Contrast Dye

Contrast agents are used for some imaging studies. Fuse / Getty Images

Contrast dye is a solution that is used to accentuate specific structures when looking at a body image.  Radiocontrast agents are substances that are used in studies such as x-rays, fluoroscopy, and computed tomography (CT) scans.  MRIs use other agents that help to accentuate the magnetic properties of a part of the body.

Radiographic Agents

In x-ray and CT studies, the radiocontrast agents are substances that absorb the x-ray photons, and does not allow them to be detected by the x-ray film or CT scanner.

An example commonly used is the element barium, that is delivered in the compound barium sulfate.  Contrast dye can be injected into your blood vessels (to show the vessels), it can be ingested orally (to show the upper gut), or inserted into the rectum (to show the lower gut). In some CT scans, all three types of contrast (so-called "triple contrast") are used.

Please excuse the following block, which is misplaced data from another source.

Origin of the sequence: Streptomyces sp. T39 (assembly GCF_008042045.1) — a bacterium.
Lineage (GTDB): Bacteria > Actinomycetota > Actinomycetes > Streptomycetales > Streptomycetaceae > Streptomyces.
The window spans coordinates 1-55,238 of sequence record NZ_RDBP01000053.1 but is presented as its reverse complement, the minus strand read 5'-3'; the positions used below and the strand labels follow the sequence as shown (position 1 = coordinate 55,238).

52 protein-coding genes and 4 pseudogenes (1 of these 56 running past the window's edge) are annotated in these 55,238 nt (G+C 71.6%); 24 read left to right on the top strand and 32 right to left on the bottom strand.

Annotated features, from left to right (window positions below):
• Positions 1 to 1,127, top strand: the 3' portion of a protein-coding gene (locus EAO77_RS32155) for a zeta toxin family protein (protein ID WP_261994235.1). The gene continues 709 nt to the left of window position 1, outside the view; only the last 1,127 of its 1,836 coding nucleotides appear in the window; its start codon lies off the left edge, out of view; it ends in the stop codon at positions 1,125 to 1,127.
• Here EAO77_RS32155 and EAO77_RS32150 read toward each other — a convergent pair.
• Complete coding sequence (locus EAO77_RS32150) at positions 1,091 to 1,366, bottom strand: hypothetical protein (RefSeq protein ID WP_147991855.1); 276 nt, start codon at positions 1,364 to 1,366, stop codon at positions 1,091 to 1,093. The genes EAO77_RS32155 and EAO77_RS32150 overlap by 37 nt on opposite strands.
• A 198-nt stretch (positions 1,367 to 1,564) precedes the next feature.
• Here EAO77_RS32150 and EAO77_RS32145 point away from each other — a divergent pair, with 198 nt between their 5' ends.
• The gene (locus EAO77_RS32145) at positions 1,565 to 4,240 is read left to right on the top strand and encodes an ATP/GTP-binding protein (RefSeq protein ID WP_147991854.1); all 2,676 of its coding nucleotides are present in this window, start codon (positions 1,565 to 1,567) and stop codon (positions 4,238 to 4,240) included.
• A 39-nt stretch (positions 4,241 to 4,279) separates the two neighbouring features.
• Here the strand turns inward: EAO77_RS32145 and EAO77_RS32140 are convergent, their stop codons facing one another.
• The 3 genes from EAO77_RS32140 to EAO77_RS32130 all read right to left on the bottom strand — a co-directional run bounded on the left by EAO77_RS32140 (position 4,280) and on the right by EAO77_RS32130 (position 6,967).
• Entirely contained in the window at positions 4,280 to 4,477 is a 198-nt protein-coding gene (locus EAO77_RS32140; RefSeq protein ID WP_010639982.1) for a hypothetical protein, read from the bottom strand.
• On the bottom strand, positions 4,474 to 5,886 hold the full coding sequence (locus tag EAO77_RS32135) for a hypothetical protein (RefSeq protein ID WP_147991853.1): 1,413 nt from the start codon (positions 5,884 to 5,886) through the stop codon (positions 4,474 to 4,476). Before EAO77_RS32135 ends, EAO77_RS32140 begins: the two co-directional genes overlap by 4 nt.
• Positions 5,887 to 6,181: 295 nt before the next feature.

In orthopedics, the most common use of radiographic agents is to inject the agent into a joint, or space within the body.  Often the space is identified with the radiographic agent to confirm a needle is in proper position before a medication is injected.

MRI Contrast Agents

MRI contrast works differently, but also accentuates the differences between tissues. The MRI contrast alters the magnetic properties of tissue. The altered properties will differentiate tissue types on the MRI image.

The most commonly used MRI contrast agent is the element gadolinium.

  As with radiographic agents, gadolinium can be injected into the blood vessels or injected into a joint.  Gadolinium enhanced MRI scans can be very helpful at showing subtle findings such as labral tears in the shoulder and hip cartilage damage.  Without the contrast agent added, these more subtle findings may not be seen.

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